175 years on, two nice new commemorative stamps

A marvellous job by Royal Mail for the 175th anniversary of the 1d black and 2d blue being made available for postal use to the public. Several items are being promoted but the main items are the self adhesive !st black in a book of 6 from Walsall and a miniature sheet with  1st blue and 1st black se tenant in a pane of four. This is a gummed sheet.

Both have the security ovals in the perforations and pretty gigantic phosphor bands. They all have the position letters SC which was presumably chosen by some committee at some point. It would have been fun being party to that discussion! Did they just pick letters at random? Did someone's little daughter dig letters out of a couple of hats? We may never know.

I would like to have seen the 2d Blue used as a 2nd class denomination. I know that that would reverse the order of the two but it just seems right somehow. Anyway, that isn't to be.

If you do need some stamps, ask for these at your Post Office as it would be nice to see these on as much mail as can be organised.

May 02, 2015

More 2015 codes

The new Comedy Greats introduce a variation in the related booklet. It seems that it is a tradition now to issue a 4+2 book with each Special Issue (assuming that they have a 1st Class NVI value) and pop two examples in with four 1st Class definitives of the day. I haven't checked when this started and whether it has, indeed, been consistently maintained but it certainly seems to be doing so now.

The variation here is that the larger space for the Special issues is fully occupied by an illustration within which there is the stamp with no border, just the perforation. Interesting. The Machin stamp is the M15L MCIL we've seen before.

A new book of 1st Large includes MA15 MFIL stamps.

A 2p M15L MAIL counter sheet stamp has appeared with a 5p and 20p joining the ranks of 15 codes.

Lastly for now, Post And Gos have gone completely mad with all sorts of overprints appearing on all sorts of different backgrounds. although my supplier did actually send me a bundle of Flags with The RMM, The FAAM and goodness knows whatever acronyms they'd done so in error and are already winging their way back in order to get a refund of the £50 plus cost. Whilst I am sure some of you love these acronym overprints and can happily afford to lay out the regular fortune required, they rather leave me cold. Had overprints been a very occasional thing I might have stuck with them, although I am not entirely sure how I would have coped with what must be the almost impossible task of having a 'complete' collection when you can never really know which Post Office might have some dusty old Birds II roll to put in in future or some strange printing appears when an engineer pops in and makes an adjustment.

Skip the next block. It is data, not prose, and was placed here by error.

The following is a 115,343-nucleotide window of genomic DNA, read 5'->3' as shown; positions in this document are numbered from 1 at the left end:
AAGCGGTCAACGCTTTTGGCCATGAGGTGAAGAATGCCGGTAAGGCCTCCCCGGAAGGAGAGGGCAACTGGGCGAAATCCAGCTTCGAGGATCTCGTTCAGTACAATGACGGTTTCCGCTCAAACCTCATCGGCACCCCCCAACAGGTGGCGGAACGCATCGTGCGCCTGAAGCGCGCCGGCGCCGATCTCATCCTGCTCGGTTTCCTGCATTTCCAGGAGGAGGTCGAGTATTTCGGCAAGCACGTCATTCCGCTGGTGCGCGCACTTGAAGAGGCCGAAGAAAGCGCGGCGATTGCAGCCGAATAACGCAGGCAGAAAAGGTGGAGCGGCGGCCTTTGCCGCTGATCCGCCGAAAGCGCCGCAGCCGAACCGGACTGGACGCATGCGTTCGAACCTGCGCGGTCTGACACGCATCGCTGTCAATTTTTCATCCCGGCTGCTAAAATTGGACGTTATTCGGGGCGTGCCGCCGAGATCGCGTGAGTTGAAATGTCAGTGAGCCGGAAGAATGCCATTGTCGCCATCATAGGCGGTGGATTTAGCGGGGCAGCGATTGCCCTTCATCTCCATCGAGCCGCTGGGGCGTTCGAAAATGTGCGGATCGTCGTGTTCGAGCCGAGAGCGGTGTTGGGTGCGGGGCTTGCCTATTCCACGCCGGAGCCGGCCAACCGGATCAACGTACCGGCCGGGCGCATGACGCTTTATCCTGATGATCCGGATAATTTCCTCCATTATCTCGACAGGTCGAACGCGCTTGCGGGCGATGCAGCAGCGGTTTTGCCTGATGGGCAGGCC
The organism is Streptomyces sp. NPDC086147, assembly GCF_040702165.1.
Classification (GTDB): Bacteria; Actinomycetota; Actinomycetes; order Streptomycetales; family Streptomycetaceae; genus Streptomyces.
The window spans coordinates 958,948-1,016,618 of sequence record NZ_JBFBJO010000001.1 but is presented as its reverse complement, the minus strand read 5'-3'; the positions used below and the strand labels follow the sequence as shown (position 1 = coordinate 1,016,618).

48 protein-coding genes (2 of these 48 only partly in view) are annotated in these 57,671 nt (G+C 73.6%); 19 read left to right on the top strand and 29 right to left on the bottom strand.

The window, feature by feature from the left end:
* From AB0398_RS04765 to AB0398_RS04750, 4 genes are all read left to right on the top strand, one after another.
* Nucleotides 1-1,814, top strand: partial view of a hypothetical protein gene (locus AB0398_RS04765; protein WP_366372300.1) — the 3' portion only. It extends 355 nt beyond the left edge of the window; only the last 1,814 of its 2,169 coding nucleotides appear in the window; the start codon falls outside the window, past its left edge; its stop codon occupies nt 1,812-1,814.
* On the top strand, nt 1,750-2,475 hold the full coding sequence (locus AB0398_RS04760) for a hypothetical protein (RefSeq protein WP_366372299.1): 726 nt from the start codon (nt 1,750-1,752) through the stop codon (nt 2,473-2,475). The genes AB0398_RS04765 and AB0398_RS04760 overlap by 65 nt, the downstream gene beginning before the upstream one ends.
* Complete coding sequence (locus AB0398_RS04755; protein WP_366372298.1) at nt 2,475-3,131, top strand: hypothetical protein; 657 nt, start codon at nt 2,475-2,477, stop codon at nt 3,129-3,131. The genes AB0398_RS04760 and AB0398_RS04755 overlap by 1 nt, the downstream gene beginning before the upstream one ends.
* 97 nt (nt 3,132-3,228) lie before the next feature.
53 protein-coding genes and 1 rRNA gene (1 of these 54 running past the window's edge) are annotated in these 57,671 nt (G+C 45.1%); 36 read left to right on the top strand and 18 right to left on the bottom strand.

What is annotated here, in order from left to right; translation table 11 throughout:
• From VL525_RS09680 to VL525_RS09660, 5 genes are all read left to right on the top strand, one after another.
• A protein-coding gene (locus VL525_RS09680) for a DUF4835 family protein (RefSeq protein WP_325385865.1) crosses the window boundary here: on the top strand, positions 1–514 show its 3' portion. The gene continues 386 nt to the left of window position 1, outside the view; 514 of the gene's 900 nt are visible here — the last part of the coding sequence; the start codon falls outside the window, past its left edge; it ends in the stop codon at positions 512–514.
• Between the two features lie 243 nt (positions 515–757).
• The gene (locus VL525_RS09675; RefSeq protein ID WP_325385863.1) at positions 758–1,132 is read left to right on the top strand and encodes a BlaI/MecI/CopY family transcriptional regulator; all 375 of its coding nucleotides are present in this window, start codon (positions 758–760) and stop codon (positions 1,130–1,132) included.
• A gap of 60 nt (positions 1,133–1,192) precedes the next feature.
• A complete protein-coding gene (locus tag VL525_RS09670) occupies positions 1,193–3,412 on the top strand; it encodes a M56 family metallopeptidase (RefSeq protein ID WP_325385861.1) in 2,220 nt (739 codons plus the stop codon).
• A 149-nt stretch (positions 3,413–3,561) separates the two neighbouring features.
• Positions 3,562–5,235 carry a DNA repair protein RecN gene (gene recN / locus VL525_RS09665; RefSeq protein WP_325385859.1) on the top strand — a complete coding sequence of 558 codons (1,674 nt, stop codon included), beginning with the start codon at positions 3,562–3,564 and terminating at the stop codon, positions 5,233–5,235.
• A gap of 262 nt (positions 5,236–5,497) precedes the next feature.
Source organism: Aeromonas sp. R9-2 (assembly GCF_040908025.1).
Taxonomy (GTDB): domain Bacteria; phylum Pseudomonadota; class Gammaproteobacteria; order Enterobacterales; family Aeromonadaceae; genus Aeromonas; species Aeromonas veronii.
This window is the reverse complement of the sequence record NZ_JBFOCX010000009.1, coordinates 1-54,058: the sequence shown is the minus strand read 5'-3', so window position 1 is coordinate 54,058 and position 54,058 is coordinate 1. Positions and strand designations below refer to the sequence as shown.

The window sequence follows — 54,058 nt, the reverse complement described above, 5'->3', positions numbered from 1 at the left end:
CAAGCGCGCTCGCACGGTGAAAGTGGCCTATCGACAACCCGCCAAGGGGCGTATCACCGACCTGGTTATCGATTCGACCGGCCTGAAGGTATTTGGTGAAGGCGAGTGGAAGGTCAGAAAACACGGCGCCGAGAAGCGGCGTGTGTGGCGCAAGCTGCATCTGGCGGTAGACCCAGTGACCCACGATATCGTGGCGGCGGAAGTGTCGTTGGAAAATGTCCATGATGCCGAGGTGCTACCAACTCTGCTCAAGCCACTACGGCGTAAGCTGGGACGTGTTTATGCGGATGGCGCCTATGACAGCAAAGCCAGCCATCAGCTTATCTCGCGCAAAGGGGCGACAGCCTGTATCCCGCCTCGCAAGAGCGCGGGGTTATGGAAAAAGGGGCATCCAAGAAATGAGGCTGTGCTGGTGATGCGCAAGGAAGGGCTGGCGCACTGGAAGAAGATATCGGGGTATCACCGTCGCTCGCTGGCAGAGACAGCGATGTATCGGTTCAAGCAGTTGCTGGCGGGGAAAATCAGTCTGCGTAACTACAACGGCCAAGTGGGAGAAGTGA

All that remained on the Machin front, thankfully, are these pairs of Europe 100g and Worldwide 100g denominations. One pair has an MA13 in the background, the other MA14. You would, at least, have expected an MA15 but there you go. That says a lot. And you'd have though these Post And Gos would have been getting through the rolls but I am wondering just how popular they really are. I haven't yet been in a Post Office where there has been a machine installed. Presumably they do seriously impact on queues at the counters and allow us to pop in and get the required label pretty smartly. I just wonder, though, about just who pops into Post Offices now anyway? I do, once or twice a week, to post parcels which these things wouldn't help me with anyway, but I seldom have to wait very long. If the queue has stretched a bit far then I'll go and do something else and return later.

These are beginning to look very boring now. I am still having third and fourth thoughts about whether even to continue with the Machin labels. I suppose if the costs remain moderate I will but they're not inspiring me. The Horizon labels look just as interesting and seem far, far more widely utilised.

Soon we should have some visual treats with the Penny Black and Twopenny Blue issues. They do look very smart and I do hope there will be some interesting oddities in the mix. It would also be nice if people would actually use them in post. Perhaps the Post Office should try and supply just these for a week in recognition of the other Hill's efforts in 1840 and put all other first class labels aside.

May 01, 2015

Happy 175th Birthday 1d Black

Look out for some excellent new issues in a few days.